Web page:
(The following commentary was taken from The Pentecostal Testimony, now known as testimony, Volume 27, Number 2, originally published January 15, 1946. These writings are quoted directly of the author, then publication editor C. B. Smith, and reflect the writer’s views in the context of that time.)
This is the subject we have chosen to feature in this issue of the paper. From the beginning of our existence as an organization, we have had a missionary vision. It has not been pumped up but came spontaneously with the Latter Rain outpouring.
In apostolic times, the disciples were to be witnesses in an ever-widening circle – Jerusalem and in all Judaea, and in Samaria, and unto the uttermost part of the earth. Jerusalem was their home city. The Jewish high priest was indignant against Peter and John for preaching this Gospel. He said “Did not we (the Sanhedrin) straitly command you that ye should not teach in this name? And behold, ye have filled Jerusalem with your doctrine.” This was a good testimony to the faithfulness of the apostles and other early Christians.
Did you notice that Jesus said, “and all Judaea?” That was all the surrounding country, the whole province. It seems clear that every central church has a responsibility to the towns, villages and communities in which it lies. The great question is are we measuring up to this responsibility? We have no excuse to be self-satisfied because our church is prospering. Our responsibility does not end when we have sent in our missionary offering. God has called us to be witnesses and has told us where we must witness. Through our prayers and our gifts that witness can be upheld in the regions beyond, but what about “all Judaea”, - your neighbouring community?
We owe a great debt to those who sit in heathen darkness. That debt cannot be discharged until we have done everything possible to give them the light. Have you discharged your debt to those in the home constituency? Think it over and pray that God may enable you to clear your conscience for withholding the truth from those nearby, those to who you should have witnessed.
Home bases are necessary if we would continue to expand our testimony in foreign lands. The prospective missionaries will come from the local assembly. The funds to send forth and to sustain on the field these missionaries, must also come from the local assembly. Liberal contributions have been made by the larger assemblies, located in the cities of our Dominion. The work in the distant lands could not have been carried on with this support alone. The many smaller churches made their contributions, and by all working together something worthwhile has been accomplished.
Our work has reached a new era. Applications for missionary appointments to foreign fields are constantly coming to our Executive. If we would send them forth the new fields must be opened in the home land so that they can be supported. Pioneer work in Canada presents a challenge. Opportunity is now knocking at our door. Many places are waiting for the message. “Give ye them to eat.”
Our Great Need in Home Mission Work
What is our greatest need if we are to open new work in a more aggressive way? Immediately someone replies – “Money”. You cannot rent buildings, buy a piano, seats, hymnbooks, fuel and furnishings without money. That may be so, but we still contend that money is not the greatest need!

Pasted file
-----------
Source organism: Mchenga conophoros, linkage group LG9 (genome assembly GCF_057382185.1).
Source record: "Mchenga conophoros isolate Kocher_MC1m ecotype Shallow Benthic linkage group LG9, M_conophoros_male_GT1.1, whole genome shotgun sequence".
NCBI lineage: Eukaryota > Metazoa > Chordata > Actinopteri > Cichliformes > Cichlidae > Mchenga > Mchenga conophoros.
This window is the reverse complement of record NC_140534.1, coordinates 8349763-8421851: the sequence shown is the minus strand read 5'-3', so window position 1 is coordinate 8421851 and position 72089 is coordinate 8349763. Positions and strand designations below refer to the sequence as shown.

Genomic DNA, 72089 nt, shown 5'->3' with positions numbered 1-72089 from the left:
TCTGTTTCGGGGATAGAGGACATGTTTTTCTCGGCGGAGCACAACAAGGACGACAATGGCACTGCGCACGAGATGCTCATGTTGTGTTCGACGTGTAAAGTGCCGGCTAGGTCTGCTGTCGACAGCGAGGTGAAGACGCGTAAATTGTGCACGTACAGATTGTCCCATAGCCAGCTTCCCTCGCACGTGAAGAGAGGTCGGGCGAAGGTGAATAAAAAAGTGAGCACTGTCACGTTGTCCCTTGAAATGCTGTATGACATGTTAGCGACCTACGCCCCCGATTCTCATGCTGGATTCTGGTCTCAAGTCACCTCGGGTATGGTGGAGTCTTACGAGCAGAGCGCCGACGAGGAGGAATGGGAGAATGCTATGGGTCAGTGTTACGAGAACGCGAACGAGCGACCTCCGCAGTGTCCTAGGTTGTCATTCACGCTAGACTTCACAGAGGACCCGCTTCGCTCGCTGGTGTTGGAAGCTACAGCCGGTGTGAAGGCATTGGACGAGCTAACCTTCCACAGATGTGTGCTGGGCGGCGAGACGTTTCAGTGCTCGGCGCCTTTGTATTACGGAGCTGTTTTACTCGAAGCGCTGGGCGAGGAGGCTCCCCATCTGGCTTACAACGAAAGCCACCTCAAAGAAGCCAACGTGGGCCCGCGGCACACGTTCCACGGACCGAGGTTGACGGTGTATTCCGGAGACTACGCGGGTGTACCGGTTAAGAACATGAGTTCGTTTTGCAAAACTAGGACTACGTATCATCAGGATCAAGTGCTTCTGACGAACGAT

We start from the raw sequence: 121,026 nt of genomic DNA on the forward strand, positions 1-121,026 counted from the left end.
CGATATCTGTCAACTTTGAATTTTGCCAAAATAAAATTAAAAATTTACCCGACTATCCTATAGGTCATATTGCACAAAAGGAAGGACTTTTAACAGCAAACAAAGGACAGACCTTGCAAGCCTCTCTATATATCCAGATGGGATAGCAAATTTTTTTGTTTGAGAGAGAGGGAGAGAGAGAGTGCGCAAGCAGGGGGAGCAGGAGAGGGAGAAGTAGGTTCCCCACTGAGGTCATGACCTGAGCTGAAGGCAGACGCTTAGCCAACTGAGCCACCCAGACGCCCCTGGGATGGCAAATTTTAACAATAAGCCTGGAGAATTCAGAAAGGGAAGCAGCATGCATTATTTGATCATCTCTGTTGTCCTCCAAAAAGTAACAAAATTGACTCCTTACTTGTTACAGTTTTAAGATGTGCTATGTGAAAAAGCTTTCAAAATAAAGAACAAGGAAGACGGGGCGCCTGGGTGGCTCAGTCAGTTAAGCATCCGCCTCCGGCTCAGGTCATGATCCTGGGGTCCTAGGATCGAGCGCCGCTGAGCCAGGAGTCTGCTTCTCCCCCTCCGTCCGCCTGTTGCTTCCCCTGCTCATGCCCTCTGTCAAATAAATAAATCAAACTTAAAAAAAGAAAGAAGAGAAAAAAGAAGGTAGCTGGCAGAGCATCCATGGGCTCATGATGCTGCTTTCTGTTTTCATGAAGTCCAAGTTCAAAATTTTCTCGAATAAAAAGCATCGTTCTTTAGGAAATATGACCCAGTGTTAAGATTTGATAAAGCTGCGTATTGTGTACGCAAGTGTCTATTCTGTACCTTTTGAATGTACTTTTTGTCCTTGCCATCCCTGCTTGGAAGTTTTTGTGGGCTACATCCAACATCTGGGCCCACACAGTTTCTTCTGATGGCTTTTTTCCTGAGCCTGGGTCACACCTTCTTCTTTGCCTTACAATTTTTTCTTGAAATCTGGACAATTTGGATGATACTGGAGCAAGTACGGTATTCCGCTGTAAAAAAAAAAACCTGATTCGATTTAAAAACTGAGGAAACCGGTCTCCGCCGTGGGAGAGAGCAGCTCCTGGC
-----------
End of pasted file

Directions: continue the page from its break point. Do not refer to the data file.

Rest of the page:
Our greatest need is vision! When our eyes have been opened to the realization that people all around us are lost and cannot be saved until we give them the Gospel, we are well on the road to victory. God can be trusted to supply the means for carrying out a heaven-sent vision.
Someone has said, “We do so many things ‘goat fashion’ – that is head first.” The proper approach is heart first. We cannot hope to successfully open new fields without first being burdened for them, and earnestly praying that God Himself will direct us into doors which He will open. It would be possible to spend thousands of dollars to put over a place of our own choosing, and yet have very little to show for the labour and money expended. Fields, that have been tried several times without success, have later been opened with ease when God’s time came and they were ripe for the message.
This business of opening new works cannot be approached in a cold matter of fact way. A vision of the need will lead to a deep concern and a burden of prayer for that particular city, town, or community to which God is directing you to hold meetings. Brainerd said, “I care not how or where I live, or what hardships I go through, so that I can but gain a few souls to Christ.” This was the spirit in which he went to the North American Indians and won so many of them to Christ.
In our last issue of the paper, under the title “Beginnings” it is stated that Brainerd was expelled from college because of his extreme enthusiasm for missions. Later a cobbler named Carey read of his work among the North American Indians. Carey caught a vision of the need which led him to India. Oh what results followed his ministry!
It is lovely to minister to great crowds. If that is God’s choice for you, Amen! Everyone does not have that calling. God may be leading you to smaller fields of service, even out of the way places. How are the people to be preached unless consecrated workers volunteer to this service?
Jesus did not say “Pray the Lord of the harvest for funds”, but He did say to His disciples, “The harvest truly is plenteous, but the LABOURERS are few; pray ye therefore to the Lord of the harvest, that He will send forth labourers into His harvest.”